Gynecol Endocrinol 2000 Oct;14(5):342-63

Life span

Cell nonautonomy of C. elegans daf-2 function in the regulation of diapause and life span.

The insulin/IGF receptor homolog DAF-2 regulates the aging in C. elegans. Decreasing daf-2 activity causes fertile adults to remain active much longer than normal and to live more than twice as long. A more severe decrease in daf-2 function causes young larvae to enter a state of diapause rather than progressing to adulthood. We have asked which cells require daf-2 gene activity in order for the animal to develop to adulthood and to age normally. We found that daf-2 functions nonautonomously in both processes. Our findings imply that the life span of C. elegans is determined by a signaling cascade in which the DAF-2 receptor acts in multiple cell lineages to regulate the production or activity of a secondary signal (or signals), which, in turn, controls the growth and longevity of individual tissues in the animal.

Cell 1998 Oct 16;95(2):199-210

Regulation of life span by sensory perception in Caenorhabditis elegans.

Caenorhabditis elegans senses environmental signals through ciliated sensory neurons located primarily in sensory organs in the head and tail. Cilia function as sensory receptors, and mutants with defective sensory cilia have impaired sensory perception. Cilia are membrane-bound microtubule-based structures and in C. elegans are only found at the dendritic endings of sensory neurons. Here we show that mutations that cause defects in sensory cilia or their support cells, or in sensory signal transduction, extend life span. Our findings imply that sensory perception regulates the life span of this animal, and suggest that in nature, its life span may be regulated by environmental cues.

Nature 1999 Dec 16;402(6763):804-9

REF-1, a protein with two bHLH domains, alters the pattern of cell fusion in C. elegans by regulating Hox protein activity.

Hox genes control the choice of cell fates along the anteroposterior (AP) body axis of many organisms. In C. elegans, two Hox genes, lin-39 and mab-5, control the cell fusion decision of the 12 ventrally located Pn.p cells. Specific Pn.p cells fuse with an epidermal syncytium, hyp7, in a sexually dimorphic pattern. In hermaphrodites, Pn.p cells in the mid-body region remain unfused whereas in males, Pn.p cells adopt an alternating pattern of syncytial and unfused fates. The complexity of these fusion patterns arises because the activities of these two Hox proteins are regulated in a sex-specific manner. MAB-5 activity is inhibited in hermaphrodite Pn.p cells and thus MAB-5 normally only affects the male Pn.p fusion pattern. Here we identify a gene, ref-1, that regulates the hermaphrodite Pn.p cell fusion pattern largely by regulating MAB-5 activity in these cells. Mutation of ref-1 also affects the fate of other epidermal cells in distinct AP body regions. ref-1 encodes a protein with two basic helix-loop-helix domains distantly related to those of the hairy/Enhancer of split family. ref-1, and another hairy homolog, lin-22, regulate similar cell fate decisions in different body regions along the C. elegans AP body axis.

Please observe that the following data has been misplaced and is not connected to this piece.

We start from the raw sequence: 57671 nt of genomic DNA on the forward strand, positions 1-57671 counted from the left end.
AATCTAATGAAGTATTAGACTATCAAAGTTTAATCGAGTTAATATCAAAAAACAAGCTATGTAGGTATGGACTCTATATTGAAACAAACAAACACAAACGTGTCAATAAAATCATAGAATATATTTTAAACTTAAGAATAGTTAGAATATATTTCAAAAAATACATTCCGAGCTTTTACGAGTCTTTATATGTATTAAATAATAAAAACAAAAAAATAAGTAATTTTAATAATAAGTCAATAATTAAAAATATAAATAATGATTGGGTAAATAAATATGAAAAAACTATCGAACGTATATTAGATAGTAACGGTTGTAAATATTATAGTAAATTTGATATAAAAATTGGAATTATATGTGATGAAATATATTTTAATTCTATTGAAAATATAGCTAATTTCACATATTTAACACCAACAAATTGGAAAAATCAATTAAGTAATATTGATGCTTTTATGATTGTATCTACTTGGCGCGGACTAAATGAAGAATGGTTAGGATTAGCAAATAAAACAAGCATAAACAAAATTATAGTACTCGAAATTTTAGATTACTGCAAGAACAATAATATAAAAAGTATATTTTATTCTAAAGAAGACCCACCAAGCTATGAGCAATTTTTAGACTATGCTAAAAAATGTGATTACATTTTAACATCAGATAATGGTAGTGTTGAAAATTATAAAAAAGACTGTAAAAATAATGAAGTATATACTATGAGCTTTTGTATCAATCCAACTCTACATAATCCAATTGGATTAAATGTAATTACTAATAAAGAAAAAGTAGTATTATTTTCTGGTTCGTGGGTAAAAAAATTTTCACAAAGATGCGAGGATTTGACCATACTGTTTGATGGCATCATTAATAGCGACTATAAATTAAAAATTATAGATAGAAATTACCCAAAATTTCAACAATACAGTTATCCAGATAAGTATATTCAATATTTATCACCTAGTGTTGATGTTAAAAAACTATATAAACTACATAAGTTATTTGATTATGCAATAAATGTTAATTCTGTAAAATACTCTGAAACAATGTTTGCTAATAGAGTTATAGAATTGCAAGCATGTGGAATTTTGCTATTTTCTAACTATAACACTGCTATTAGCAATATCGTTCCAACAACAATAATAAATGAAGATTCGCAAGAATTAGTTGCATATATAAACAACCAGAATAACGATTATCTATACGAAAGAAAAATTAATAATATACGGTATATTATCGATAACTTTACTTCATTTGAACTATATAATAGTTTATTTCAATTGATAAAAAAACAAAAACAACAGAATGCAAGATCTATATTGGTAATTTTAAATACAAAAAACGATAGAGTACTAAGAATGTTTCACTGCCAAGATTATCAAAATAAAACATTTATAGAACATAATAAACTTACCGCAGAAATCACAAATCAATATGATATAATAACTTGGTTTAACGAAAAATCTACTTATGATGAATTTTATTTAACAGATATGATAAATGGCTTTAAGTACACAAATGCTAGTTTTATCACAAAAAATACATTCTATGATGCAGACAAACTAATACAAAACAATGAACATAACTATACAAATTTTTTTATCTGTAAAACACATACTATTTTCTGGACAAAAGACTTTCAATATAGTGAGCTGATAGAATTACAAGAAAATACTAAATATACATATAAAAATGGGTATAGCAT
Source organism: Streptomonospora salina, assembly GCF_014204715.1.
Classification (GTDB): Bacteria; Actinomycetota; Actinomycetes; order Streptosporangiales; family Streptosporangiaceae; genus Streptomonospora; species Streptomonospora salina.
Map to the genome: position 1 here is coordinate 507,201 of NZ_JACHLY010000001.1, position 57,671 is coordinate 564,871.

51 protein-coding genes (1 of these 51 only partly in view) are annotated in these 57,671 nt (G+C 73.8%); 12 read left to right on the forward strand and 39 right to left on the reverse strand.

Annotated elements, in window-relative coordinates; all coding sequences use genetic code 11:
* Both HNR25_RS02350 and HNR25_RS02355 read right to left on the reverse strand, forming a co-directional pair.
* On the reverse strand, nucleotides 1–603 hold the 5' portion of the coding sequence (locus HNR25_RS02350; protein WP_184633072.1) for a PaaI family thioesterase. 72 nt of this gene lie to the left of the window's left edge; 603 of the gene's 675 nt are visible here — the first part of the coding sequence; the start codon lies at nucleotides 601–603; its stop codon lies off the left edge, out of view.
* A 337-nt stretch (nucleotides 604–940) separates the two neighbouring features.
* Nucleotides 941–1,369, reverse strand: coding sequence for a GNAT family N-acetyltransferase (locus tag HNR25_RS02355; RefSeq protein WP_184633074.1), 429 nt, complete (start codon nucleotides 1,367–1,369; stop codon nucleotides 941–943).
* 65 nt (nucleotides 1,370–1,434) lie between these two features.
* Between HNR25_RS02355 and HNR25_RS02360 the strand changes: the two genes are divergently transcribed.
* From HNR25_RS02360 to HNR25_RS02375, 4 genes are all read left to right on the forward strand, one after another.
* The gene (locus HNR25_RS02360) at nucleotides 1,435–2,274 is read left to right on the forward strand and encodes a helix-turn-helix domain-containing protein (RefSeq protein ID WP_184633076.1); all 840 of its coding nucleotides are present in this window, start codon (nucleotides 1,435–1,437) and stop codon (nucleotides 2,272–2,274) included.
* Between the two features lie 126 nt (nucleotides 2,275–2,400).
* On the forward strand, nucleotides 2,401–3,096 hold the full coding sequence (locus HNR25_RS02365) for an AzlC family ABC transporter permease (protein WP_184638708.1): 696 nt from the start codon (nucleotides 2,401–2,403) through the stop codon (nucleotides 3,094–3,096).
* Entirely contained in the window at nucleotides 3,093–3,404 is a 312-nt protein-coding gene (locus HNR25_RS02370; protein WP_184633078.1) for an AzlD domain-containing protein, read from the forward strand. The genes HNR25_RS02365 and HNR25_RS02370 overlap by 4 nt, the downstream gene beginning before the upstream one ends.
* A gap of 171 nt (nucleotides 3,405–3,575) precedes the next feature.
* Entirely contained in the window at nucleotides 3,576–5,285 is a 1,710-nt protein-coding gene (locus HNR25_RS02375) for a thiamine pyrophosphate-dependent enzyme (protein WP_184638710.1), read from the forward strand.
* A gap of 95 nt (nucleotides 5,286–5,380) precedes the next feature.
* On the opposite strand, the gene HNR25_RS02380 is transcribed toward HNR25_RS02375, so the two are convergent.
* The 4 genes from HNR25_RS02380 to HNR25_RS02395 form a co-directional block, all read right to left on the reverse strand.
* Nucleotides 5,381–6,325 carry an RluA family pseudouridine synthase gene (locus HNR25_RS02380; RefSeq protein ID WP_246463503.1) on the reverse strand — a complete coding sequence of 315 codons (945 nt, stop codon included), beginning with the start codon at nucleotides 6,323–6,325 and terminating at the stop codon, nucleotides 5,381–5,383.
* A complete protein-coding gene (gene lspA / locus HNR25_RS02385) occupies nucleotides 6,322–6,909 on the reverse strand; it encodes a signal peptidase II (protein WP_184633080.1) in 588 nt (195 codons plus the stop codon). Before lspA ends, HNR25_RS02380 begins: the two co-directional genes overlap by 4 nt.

Development 2001 May;128(10):1793-804

The age-1 and daf-2 genes function in a common pathway to control the life span of Caenorhabditis elegans.

Recessive mutations in two genes, daf-2 and age-1, extend the life span of Caenorhabditis elegans significantly. The daf-2 gene also regulates formation of an alternative developmental state called the dauer. Here we asked whether these two genes function in the same or different life span pathways. We found that the longevity of both age-1 and daf-2 mutants requires the activities of the same two genes, daf-16 and daf-18. In addition, the daf-2(e1370); age-1(hx546) double mutant did not live significantly longer than the daf-2 single mutant. We also found that, like daf-2 mutations, the age-1(hx546) mutation affects certain aspects of dauer formation. These findings suggest that age-1 and daf-2 mutations do act in the same life span pathway and extend life span by triggering similar if not identical processes.

Genetics 1995 Dec;141(4):1399-406

Genetic pathways that regulate aging in model organisms.

Searches for genes involved in the aging process have been made in genetically tractable model organisms such as yeast, the nematode Caenorhabditis elegans, Drosophila melanogaster fruitflies and mice. These genetic studies have established that ageing is indeed regulated by specific genes, and have allowed an analysis of the pathways involved, linking physiology, signal transduction and gene regulation. Intriguing similarities in the phenotypes of many of these mutants indicate that the mutations may also perturb regulatory systems that control ageing in higher organisms.

Nature 2000 Nov 9;408(6809):255-62

Signals from the reproductive system regulate the life span of C. elegans.

Understanding how the ageing process is regulated is a fascinating and fundamental problem in biology. Here we demonstrate that signals from the reproductive system influence the life span of the nematode Caenorhabditis elegans. If the cells that give rise to the germ line are killed with a laser microbeam, the life span of the animal is extended. Our findings suggest that germline signals act by modulating the activity of an insulin/IGF-1 (insulin-like growth factor) pathway that is known to regulate the aging of this organism. Mutants with reduced activity of the insulin/IGF-1-receptor homologue DAF-2 have been shown to live twice as long as normal, and their longevity requires the activity of DAF- 16, a member of the forkhead/winged-helix family of transcriptional regulators. We find that, in order for germline ablation to extend life span, DAF-16 is required, as well as a putative nuclear hormone receptor, DAF-12. In addition, our findings suggest that signals from the somatic gonad also influence aging, and that this effect requires DAF-2 activity. Together, our findings imply that the C. elegans insulin/IGF-1 system integrates multiple signals to define the animal’s rate of aging. This study demonstrates an inherent relationship between the reproductive state of this animal and its life span, and may have implications for the